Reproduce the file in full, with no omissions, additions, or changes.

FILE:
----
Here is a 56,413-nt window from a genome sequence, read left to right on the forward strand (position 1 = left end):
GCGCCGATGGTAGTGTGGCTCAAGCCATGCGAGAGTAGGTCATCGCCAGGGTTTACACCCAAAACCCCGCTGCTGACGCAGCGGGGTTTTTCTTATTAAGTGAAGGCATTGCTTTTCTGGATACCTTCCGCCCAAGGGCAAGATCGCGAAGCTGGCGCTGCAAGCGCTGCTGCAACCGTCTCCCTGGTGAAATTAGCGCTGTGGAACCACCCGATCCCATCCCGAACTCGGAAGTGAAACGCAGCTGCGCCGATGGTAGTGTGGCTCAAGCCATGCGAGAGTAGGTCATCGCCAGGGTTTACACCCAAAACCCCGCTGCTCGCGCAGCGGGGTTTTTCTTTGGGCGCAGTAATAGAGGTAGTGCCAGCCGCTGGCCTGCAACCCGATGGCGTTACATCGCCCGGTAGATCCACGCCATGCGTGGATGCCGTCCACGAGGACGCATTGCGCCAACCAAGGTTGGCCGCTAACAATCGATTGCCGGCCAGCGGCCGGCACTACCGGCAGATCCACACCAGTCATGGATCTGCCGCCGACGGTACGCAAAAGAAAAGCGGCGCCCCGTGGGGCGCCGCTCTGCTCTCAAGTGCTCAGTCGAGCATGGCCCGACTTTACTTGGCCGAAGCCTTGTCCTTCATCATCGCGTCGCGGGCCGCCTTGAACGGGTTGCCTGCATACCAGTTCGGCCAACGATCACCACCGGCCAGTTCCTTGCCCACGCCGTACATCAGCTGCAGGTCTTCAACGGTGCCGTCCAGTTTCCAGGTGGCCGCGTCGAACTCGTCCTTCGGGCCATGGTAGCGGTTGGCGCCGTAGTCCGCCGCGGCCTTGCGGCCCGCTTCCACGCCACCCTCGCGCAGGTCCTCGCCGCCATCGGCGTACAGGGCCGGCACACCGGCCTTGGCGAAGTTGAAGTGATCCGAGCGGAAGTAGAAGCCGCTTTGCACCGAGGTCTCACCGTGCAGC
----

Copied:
Here is a 56,413-nt window from a genome sequence, read left to right on the forward strand (position 1 = left end):
GCGCCGATGGTAGTGTGGCTCAAGCCATGCGAGAGTAGGTCATCGCCAGGGTTTACACCCAAAACCCCGCTGCTGACGCAGCGGGGTTTTTCTTATTAAGTGAAGGCATTGCTTTTCTGGATACCTTCCGCCCAAGGGCAAGATCGCGAAGCTGGCGCTGCAAGCGCTGCTGCAACCGTCTCCCTGGTGAAATTAGCGCTGTGGAACCACCCGATCCCATCCCGAACTCGGAAGTGAAACGCAGCTGCGCCGATGGTAGTGTGGCTCAAGCCATGCGAGAGTAGGTCATCGCCAGGGTTTACACCCAAAACCCCGCTGCTCGCGCAGCGGGGTTTTTCTTTGGGCGCAGTAATAGAGGTAGTGCCAGCCGCTGGCCTGCAACCCGATGGCGTTACATCGCCCGGTAGATCCACGCCATGCGTGGATGCCGTCCACGAGGACGCATTGCGCCAACCAAGGTTGGCCGCTAACAATCGATTGCCGGCCAGCGGCCGGCACTACCGGCAGATCCACACCAGTCATGGATCTGCCGCCGACGGTACGCAAAAGAAAAGCGGCGCCCCGTGGGGCGCCGCTCTGCTCTCAAGTGCTCAGTCGAGCATGGCCCGACTTTACTTGGCCGAAGCCTTGTCCTTCATCATCGCGTCGCGGGCCGCCTTGAACGGGTTGCCTGCATACCAGTTCGGCCAACGATCACCACCGGCCAGTTCCTTGCCCACGCCGTACATCAGCTGCAGGTCTTCAACGGTGCCGTCCAGTTTCCAGGTGGCCGCGTCGAACTCGTCCTTCGGGCCATGGTAGCGGTTGGCGCCGTAGTCCGCCGCGGCCTTGCGGCCCGCTTCCACGCCACCCTCGCGCAGGTCCTCGCCGCCATCGGCGTACAGGGCCGGCACACCGGCCTTGGCGAAGTTGAAGTGATCCGAGCGGAAGTAGAAGCCGCTTTGCACCGAGGTCTCACCGTGCAGC